THE HANGING SHED
Written by Gordon Ferris
Review written by Carole Tyrell
Carole Tyrrell worked in the theatre for nearly 10 years and was always fascinating by the way death and the supernatural formed many of the greatest and most enduring works. She has read crime fiction for many years and enjoys the broad range of the genre.
Released: 1st March 2011
It's post-war Glasgow, full of smoke and muck and people surviving on their wits. Protestants against Catholics in age-old rivalry and razor-wielding gangs roaming the streets.
Douglas Brodie, a fledgling reporter on the London Bugle, returns to Scotland in response to an urgent phone call from an old friend, Shug Donovan, who has been sentenced to hang in 4 weeks for kidnapping and murdering a 7 year old boy, Rory, and 4 others. He swears that he didn’t do it.
Both Brodie and Donovan wear their battle scars; Brodie has a limp but Shug is a walking horror. He's scarred with burns across his face and has had to resort to injecting and selling morphine to dull the constant pain. He was in a drug induced stupor when the police forced their way into his flat and discovered the incriminating evidence.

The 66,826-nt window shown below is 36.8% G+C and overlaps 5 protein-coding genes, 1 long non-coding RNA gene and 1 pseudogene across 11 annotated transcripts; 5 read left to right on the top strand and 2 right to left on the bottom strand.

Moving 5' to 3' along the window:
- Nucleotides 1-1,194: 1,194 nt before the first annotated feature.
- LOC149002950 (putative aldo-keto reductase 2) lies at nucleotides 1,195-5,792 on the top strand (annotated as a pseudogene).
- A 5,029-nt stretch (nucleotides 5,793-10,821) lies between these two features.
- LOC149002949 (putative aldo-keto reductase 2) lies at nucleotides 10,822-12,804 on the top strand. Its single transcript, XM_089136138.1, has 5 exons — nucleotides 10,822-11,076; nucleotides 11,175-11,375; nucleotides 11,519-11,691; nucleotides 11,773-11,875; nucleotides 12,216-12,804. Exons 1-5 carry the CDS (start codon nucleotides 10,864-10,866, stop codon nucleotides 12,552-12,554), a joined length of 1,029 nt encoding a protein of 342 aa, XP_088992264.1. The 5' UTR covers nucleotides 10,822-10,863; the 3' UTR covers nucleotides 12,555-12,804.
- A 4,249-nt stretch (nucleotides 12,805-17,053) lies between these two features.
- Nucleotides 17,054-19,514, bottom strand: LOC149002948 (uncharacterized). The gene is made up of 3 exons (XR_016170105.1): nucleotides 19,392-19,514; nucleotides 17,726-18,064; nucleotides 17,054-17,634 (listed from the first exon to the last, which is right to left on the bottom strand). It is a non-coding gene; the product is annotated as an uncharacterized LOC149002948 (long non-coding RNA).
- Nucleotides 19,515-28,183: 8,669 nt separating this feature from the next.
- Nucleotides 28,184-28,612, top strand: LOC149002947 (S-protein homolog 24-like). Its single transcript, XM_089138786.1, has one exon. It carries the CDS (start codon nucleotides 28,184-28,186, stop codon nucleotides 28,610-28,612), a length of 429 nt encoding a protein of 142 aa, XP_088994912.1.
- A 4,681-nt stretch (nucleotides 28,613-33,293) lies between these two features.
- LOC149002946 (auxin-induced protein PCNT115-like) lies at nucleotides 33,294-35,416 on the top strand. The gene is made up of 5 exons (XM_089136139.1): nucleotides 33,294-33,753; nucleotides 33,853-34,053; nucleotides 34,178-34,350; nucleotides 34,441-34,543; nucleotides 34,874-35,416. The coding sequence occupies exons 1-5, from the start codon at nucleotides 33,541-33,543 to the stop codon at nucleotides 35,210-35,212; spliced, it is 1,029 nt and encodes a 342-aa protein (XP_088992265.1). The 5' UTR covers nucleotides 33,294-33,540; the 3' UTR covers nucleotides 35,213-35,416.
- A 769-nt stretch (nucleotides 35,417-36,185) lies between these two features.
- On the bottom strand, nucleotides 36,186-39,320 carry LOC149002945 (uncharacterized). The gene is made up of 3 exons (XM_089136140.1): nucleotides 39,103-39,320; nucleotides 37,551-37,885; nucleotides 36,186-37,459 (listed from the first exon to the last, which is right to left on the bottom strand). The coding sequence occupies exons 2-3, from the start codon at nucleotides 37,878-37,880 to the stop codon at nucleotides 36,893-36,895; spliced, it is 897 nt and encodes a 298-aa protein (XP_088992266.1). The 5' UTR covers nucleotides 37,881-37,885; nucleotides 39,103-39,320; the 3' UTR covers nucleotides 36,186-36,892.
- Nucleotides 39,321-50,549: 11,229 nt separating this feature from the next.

So Brodie starts asking questions which several interested parties would rather he didn't. It appears to be an open and shut case which they would like closed forever. Brodie questions Rory's mother, Fiona, who they fought over as teenagers and she reveals that Rory is in fact Shug's son. So why would he kill him? Brodie is now convinced that Shug is about to pay the price for another's crimes and he joins forces with Shug's solicitor, Advocate Samantha Campbell. She is also convinced of
Shug's innocence. The boy from the tenements and the middle class girl begin to uncover what's behind the plot to make sure that Shug hangs. They discover vanishing witnesses, double dealing priests and a criminal network that extends beyond Glasgow.
This is the first in a planned series featuring Brodie and it's a great opener. The setting of post-war Glasgow is well evoked and brought vividly to life. Brodie is an engaging character with a lot more back story to come. I hope that Shug's story is also resolved in a future book as he was one of the Guinea Pigs of World War II and I did wonder what would happen to him next. The characters are very believable as is the dialogue which gave a convincing flavour of dialect without being unreadable. The pace doesn't flag as it builds towards a satisfying climax. I look forward to the next Brodie case.